Do you ever mill all of your own flours? What about the quinoa? Have you ever tried milling it? My family already loves the Cuban bread so now I think we will have to add this grain mix into our repertoire. Do you ever use your mixed grains in pancakes or waffles? Thanks!
Where are you finding all those flours? Millet flour???
I found millet flour at Red Front. It was expensive, but not terrible—not like quinoa flour: 11 bucks a pound (I didn't buy it). The other flours come from either Red Front or Frankferd Farms. The co-op downtown has some different ones, too.
I have everything for the multigrain flour mix, except barley flour. Do you think I could replace the barley with more millet and oat or rye?
Barley has a lot of protein but not much gluten. Rye is an all-around good flour, though it, too, has less gluten. Millet has no gluten but good flavor. So…I think your safest bet would be to sub some rye or more whole wheat for the barley—though the other ones may work just as well. I'm new at using all these grains, so these are just guesses.
I had all the whole grains in my pantry and used my blender to grind them up. I'll try the bread recipe tomorrow, replacing rye flour with pumpernickel. Thanks for the recipe.
Isn't pumpernickel a type of bread made with rye flour? Or is there a pumpernickel flour that I don't know about?
Do you have your own grain mill? I'm thinking about buying one and if you have one, wondered if you like it?
Yes, my mother-in-law gifted me the Nutrimill Electric Grain Mill from Lehmans (http://bit.ly/wwq8iz) and I LOVE it.
That looks like a really nice grain mill, I would love one of those.
Thank you for this recipe and the whole grain mixture — never thought to keep it jars in the freezer! Brilliant!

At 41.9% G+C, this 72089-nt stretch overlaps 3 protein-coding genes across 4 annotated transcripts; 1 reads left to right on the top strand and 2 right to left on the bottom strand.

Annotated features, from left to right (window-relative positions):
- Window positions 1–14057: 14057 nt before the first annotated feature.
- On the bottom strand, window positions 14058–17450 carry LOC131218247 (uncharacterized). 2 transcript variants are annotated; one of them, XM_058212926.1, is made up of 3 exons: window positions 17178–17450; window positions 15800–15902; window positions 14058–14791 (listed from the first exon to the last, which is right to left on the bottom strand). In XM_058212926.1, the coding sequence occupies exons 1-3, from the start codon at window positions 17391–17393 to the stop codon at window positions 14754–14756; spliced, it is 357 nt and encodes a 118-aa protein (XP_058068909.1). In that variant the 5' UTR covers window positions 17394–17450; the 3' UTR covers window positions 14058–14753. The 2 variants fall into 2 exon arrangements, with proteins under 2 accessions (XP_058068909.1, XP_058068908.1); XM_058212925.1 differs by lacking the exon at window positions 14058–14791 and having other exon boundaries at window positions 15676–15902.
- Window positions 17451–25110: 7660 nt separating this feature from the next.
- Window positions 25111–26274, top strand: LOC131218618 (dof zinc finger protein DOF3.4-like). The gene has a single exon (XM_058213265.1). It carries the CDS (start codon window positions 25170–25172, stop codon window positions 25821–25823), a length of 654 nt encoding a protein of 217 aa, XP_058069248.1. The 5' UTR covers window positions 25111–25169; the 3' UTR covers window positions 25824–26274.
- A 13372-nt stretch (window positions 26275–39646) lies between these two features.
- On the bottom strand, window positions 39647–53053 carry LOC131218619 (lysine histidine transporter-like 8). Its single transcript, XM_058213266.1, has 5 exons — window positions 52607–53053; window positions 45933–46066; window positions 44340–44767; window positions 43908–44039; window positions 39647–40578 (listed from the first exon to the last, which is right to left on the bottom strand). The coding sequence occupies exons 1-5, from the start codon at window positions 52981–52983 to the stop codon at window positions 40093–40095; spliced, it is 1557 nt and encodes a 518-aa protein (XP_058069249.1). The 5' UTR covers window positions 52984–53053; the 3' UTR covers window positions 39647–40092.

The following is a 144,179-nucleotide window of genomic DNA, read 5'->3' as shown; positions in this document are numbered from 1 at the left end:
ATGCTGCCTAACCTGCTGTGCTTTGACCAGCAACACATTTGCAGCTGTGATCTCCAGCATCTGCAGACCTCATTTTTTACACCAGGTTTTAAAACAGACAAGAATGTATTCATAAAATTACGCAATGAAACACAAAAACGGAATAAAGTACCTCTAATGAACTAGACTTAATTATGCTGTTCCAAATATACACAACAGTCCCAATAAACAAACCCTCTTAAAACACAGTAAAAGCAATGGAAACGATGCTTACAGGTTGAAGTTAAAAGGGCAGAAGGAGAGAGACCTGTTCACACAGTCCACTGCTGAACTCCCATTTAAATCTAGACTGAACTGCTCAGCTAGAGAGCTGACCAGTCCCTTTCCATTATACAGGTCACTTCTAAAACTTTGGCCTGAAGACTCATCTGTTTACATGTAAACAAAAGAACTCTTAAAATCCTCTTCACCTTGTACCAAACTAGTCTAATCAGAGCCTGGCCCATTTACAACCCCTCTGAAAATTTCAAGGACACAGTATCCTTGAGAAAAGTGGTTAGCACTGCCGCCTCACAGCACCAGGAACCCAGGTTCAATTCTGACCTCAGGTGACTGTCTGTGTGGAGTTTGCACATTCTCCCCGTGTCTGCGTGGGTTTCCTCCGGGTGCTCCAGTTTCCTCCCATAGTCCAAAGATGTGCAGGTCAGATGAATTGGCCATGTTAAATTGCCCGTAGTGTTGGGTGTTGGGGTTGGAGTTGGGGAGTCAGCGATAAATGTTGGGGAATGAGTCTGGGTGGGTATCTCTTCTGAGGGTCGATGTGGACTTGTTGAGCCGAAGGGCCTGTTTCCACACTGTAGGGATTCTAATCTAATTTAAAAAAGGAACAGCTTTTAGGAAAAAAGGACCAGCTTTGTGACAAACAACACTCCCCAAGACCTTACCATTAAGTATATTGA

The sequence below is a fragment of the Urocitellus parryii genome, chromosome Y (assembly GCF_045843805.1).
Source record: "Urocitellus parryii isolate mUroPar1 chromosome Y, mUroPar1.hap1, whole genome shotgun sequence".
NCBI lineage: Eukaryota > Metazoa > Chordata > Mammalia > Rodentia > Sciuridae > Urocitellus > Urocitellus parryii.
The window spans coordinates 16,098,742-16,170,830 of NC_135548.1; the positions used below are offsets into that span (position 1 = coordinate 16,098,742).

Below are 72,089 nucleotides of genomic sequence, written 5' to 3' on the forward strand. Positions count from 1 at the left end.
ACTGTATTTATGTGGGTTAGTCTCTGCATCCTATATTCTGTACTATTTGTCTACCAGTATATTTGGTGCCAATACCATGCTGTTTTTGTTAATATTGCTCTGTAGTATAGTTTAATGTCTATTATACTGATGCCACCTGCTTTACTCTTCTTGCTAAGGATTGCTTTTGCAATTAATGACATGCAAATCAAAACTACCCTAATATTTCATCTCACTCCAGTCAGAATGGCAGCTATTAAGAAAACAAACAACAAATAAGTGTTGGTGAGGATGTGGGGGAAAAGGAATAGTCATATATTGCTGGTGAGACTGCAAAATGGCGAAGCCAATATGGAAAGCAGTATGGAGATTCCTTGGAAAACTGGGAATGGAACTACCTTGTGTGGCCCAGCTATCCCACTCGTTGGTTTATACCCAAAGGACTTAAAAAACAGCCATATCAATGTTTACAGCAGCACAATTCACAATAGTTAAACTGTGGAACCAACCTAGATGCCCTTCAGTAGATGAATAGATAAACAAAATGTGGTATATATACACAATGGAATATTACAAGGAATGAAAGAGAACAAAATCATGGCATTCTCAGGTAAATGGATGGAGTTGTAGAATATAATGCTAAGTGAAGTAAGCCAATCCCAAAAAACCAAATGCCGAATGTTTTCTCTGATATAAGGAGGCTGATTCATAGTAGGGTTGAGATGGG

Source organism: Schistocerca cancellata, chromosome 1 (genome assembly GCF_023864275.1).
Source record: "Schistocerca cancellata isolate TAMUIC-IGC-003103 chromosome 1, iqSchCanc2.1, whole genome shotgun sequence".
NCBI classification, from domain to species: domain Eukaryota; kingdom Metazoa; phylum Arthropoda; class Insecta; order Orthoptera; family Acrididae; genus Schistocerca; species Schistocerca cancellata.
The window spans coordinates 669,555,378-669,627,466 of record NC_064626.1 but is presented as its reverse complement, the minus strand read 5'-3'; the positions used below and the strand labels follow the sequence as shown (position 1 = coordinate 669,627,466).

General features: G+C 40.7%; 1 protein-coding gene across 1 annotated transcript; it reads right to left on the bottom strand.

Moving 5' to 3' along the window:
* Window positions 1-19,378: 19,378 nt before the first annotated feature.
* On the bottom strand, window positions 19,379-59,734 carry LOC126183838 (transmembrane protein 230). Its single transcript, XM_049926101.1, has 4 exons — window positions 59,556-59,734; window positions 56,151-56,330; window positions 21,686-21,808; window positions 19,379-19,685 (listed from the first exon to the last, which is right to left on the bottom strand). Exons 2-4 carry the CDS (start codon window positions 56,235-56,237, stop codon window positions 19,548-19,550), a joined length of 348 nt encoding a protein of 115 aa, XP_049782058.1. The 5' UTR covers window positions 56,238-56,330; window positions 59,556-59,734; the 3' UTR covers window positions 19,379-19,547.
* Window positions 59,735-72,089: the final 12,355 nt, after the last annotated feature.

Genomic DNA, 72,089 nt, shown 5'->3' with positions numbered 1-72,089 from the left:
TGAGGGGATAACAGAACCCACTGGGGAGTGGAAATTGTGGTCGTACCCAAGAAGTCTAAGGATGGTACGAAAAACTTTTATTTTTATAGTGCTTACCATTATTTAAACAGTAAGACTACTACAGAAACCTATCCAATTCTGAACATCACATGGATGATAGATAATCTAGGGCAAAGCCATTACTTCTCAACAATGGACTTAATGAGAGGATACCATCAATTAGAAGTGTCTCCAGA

Will be making this as soon as I gather up all the flours.
I would LOVE to add another 2 hour bread to my rotation. Thanks. In the winter, our most common meal is bread and soup. Just made dill bread yesterday to go with lima bean chowder.
I hope someone is giving credit to James Beard–Cuban bread appears in his "Beard on Bread". Great recipe, and thanks for the update with good grains!
We have this great book called Artisan Bread in 5 Minutes a Day, and I LOVE it! Mix, cover lightly and let rise, then stick it in the fridge for up to a week (it says two weeks, but I never get that far..lol). Peasant Bread is a favorite, and so is Olive oil bread- THAT makes awesome pizza crust!
I live in the city, and people here depend on bread makers- they can't fathom that I Actually. Touch. The. Dough. But they don't see it as a time saver- I can do 4-8 loaves in the time it takes for that dumb machine to make ONE, and I don't have to remember to take out that mixer thingie that will bake into the loaf if I forget, leaving a hole the size of a Buick when I try to remove the bread.
I say kudos to us who Actually. Touch. The. Dough. and get a rise out of baking old school! Let's eat!*
*actually, you and my family can eat it all for me- I found out last year I am sensitive to wheat and can't eat anything with gluten in it!
Honeybuns, what is that sick butter?
I think most people call it peanut butter.